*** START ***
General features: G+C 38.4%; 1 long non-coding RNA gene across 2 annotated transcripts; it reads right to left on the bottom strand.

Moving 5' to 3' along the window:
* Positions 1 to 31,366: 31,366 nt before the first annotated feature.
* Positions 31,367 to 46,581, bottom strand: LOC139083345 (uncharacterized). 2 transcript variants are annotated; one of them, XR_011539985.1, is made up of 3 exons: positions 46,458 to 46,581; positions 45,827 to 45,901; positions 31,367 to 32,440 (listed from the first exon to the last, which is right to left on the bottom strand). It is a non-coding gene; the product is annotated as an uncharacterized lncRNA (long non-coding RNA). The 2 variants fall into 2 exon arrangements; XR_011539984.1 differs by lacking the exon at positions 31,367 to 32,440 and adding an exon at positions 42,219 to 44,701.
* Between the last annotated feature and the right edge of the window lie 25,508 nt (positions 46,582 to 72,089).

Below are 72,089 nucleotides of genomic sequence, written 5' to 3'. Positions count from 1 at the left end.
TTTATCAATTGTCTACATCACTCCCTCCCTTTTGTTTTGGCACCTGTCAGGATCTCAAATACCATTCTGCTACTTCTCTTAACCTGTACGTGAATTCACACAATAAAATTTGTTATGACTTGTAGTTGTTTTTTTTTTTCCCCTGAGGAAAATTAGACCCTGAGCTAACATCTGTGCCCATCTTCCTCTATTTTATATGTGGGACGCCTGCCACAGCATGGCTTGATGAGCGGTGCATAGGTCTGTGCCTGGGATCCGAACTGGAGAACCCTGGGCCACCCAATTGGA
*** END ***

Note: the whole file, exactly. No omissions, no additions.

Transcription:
General features: G+C 38.4%; 1 long non-coding RNA gene across 2 annotated transcripts; it reads right to left on the bottom strand.

Moving 5' to 3' along the window:
* Positions 1 to 31,366: 31,366 nt before the first annotated feature.
* Positions 31,367 to 46,581, bottom strand: LOC139083345 (uncharacterized). 2 transcript variants are annotated; one of them, XR_011539985.1, is made up of 3 exons: positions 46,458 to 46,581; positions 45,827 to 45,901; positions 31,367 to 32,440 (listed from the first exon to the last, which is right to left on the bottom strand). It is a non-coding gene; the product is annotated as an uncharacterized lncRNA (long non-coding RNA). The 2 variants fall into 2 exon arrangements; XR_011539984.1 differs by lacking the exon at positions 31,367 to 32,440 and adding an exon at positions 42,219 to 44,701.
* Between the last annotated feature and the right edge of the window lie 25,508 nt (positions 46,582 to 72,089).

Below are 72,089 nucleotides of genomic sequence, written 5' to 3'. Positions count from 1 at the left end.
TTTATCAATTGTCTACATCACTCCCTCCCTTTTGTTTTGGCACCTGTCAGGATCTCAAATACCATTCTGCTACTTCTCTTAACCTGTACGTGAATTCACACAATAAAATTTGTTATGACTTGTAGTTGTTTTTTTTTTTCCCCTGAGGAAAATTAGACCCTGAGCTAACATCTGTGCCCATCTTCCTCTATTTTATATGTGGGACGCCTGCCACAGCATGGCTTGATGAGCGGTGCATAGGTCTGTGCCTGGGATCCGAACTGGAGAACCCTGGGCCACCCAATTGGA